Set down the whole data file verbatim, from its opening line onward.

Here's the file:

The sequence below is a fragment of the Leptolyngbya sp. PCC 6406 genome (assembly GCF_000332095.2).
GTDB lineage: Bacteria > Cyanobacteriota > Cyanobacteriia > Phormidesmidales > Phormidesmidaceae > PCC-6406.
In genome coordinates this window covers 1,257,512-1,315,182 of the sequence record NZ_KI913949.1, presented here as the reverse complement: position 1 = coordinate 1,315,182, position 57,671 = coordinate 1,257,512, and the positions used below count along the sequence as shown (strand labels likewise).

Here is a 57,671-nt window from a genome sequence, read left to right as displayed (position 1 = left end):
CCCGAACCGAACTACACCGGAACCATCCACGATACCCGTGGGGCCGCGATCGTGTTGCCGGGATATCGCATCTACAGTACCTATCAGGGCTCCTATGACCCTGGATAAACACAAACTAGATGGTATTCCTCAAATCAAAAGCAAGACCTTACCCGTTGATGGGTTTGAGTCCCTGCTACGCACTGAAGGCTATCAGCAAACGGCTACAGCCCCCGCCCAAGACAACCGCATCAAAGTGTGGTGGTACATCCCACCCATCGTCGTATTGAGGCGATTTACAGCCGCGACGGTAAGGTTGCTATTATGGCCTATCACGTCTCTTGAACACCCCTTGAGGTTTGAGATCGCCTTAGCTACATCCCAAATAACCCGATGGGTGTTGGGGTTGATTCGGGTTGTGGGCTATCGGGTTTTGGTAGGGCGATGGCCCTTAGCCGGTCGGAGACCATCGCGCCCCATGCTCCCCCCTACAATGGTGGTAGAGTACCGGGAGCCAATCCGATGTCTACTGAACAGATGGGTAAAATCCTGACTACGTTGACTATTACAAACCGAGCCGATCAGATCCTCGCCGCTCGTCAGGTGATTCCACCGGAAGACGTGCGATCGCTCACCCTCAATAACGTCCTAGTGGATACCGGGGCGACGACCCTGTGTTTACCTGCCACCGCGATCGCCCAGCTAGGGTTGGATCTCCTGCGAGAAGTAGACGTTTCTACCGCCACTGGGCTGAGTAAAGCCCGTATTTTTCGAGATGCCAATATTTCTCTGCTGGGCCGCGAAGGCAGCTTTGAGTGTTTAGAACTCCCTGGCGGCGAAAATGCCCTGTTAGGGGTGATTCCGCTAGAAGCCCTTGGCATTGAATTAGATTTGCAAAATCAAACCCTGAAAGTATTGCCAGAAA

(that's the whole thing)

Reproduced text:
The sequence below is a fragment of the Leptolyngbya sp. PCC 6406 genome (assembly GCF_000332095.2).
GTDB lineage: Bacteria > Cyanobacteriota > Cyanobacteriia > Phormidesmidales > Phormidesmidaceae > PCC-6406.
In genome coordinates this window covers 1,257,512-1,315,182 of the sequence record NZ_KI913949.1, presented here as the reverse complement: position 1 = coordinate 1,315,182, position 57,671 = coordinate 1,257,512, and the positions used below count along the sequence as shown (strand labels likewise).

Here is a 57,671-nt window from a genome sequence, read left to right as displayed (position 1 = left end):
CCCGAACCGAACTACACCGGAACCATCCACGATACCCGTGGGGCCGCGATCGTGTTGCCGGGATATCGCATCTACAGTACCTATCAGGGCTCCTATGACCCTGGATAAACACAAACTAGATGGTATTCCTCAAATCAAAAGCAAGACCTTACCCGTTGATGGGTTTGAGTCCCTGCTACGCACTGAAGGCTATCAGCAAACGGCTACAGCCCCCGCCCAAGACAACCGCATCAAAGTGTGGTGGTACATCCCACCCATCGTCGTATTGAGGCGATTTACAGCCGCGACGGTAAGGTTGCTATTATGGCCTATCACGTCTCTTGAACACCCCTTGAGGTTTGAGATCGCCTTAGCTACATCCCAAATAACCCGATGGGTGTTGGGGTTGATTCGGGTTGTGGGCTATCGGGTTTTGGTAGGGCGATGGCCCTTAGCCGGTCGGAGACCATCGCGCCCCATGCTCCCCCCTACAATGGTGGTAGAGTACCGGGAGCCAATCCGATGTCTACTGAACAGATGGGTAAAATCCTGACTACGTTGACTATTACAAACCGAGCCGATCAGATCCTCGCCGCTCGTCAGGTGATTCCACCGGAAGACGTGCGATCGCTCACCCTCAATAACGTCCTAGTGGATACCGGGGCGACGACCCTGTGTTTACCTGCCACCGCGATCGCCCAGCTAGGGTTGGATCTCCTGCGAGAAGTAGACGTTTCTACCGCCACTGGGCTGAGTAAAGCCCGTATTTTTCGAGATGCCAATATTTCTCTGCTGGGCCGCGAAGGCAGCTTTGAGTGTTTAGAACTCCCTGGCGGCGAAAATGCCCTGTTAGGGGTGATTCCGCTAGAAGCCCTTGGCATTGAATTAGATTTGCAAAATCAAACCCTGAAAGTATTGCCAGAAA